★★★★★ (5 out of 5)
Hello, and welcome to my week-by-week review of everything in the world. Today I am reviewing salt licks.
Most people think salt licks are meant only for horses or desperately hungry people. However, salt licks are also perfect for regular people who want an easily accessible supply of salt without the hassle of trying to get a salt shaker through a metal detector.
Many fancy restaurants don’t put salt on the table, but with my own personal salt lick they don’t need to! I can easily scrape some off with a knife or my fingernail and season away to my heart’s content. If I remember to bring a cheese grater it’s even easier. Sometimes I’ll walk around the restaurant offering salt to customers who look like they might want some.
I’ve always loved the taste of salt, and in my waning years it’s one of the few things I can still taste. That’s why it’s great to always have some at the ready.
Salt licks are substantially cheaper than regular salt, especially when purchased in bulk. A case of salt licks can save you over $18.00 if bought off-season. And if you’re worried you may never be able to eat an entire case of salt you can donate it to any food related charity.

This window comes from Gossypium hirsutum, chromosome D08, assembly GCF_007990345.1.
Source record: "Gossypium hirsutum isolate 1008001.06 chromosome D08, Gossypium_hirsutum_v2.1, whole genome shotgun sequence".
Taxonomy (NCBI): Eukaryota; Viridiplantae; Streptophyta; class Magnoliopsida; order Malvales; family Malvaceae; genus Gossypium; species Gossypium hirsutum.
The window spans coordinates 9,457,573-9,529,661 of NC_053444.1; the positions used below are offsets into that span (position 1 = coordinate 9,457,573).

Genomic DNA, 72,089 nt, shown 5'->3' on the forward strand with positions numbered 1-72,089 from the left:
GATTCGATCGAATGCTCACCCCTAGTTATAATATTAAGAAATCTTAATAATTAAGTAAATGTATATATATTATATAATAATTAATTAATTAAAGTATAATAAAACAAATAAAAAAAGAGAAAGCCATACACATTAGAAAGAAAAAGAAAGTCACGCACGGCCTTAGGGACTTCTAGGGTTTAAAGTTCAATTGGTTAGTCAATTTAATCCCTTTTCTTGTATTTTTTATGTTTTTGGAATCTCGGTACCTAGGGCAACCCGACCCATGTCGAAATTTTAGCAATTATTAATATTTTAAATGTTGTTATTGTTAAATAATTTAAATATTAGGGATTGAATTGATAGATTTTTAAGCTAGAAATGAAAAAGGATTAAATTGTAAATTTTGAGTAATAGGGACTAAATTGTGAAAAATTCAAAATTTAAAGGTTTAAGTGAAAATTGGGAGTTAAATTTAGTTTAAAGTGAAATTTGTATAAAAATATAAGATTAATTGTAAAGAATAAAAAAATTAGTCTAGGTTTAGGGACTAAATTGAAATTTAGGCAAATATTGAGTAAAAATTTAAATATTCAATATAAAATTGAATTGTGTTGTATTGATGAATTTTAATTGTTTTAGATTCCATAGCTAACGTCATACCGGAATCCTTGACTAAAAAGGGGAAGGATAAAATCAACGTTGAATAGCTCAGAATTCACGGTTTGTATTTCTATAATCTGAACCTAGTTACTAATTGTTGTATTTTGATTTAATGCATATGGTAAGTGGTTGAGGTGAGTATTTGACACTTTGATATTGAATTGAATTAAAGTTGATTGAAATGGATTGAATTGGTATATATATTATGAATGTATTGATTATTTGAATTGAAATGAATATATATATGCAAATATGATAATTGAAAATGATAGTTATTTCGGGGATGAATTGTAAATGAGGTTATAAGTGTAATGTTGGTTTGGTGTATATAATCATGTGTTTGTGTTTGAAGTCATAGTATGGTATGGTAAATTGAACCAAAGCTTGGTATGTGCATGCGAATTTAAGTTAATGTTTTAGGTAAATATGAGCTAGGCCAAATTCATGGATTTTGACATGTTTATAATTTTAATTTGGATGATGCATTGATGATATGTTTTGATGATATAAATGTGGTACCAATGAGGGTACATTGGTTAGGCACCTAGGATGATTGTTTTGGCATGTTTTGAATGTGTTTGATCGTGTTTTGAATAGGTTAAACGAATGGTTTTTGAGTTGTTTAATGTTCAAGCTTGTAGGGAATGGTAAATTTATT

Salt licks are superior to ordinary salt in many ways.
If you spill a bunch of salt in a puddle you can pretty much say goodbye to it. But drop a salt lick in a puddle and you can pull it back out, shake it off, and put it right back in your pocket.
Horses have no interest in salt spread all over the ground, but a salt lick tied to the end of a string can lure a horse into a barn. Then you’ve got a free horse. Don’t let them drink salt water though. Then you won’t have a free horse.
The list goes on and on. Frankly, I’m amazed anyone uses loose salt.
There’s no such thing as a pepper lick, I think because the salt industry has cornered the market on lickable seasonings. The pepper industry is probably very angry about it.
Please join me next week when I’ll be reviewing splinters.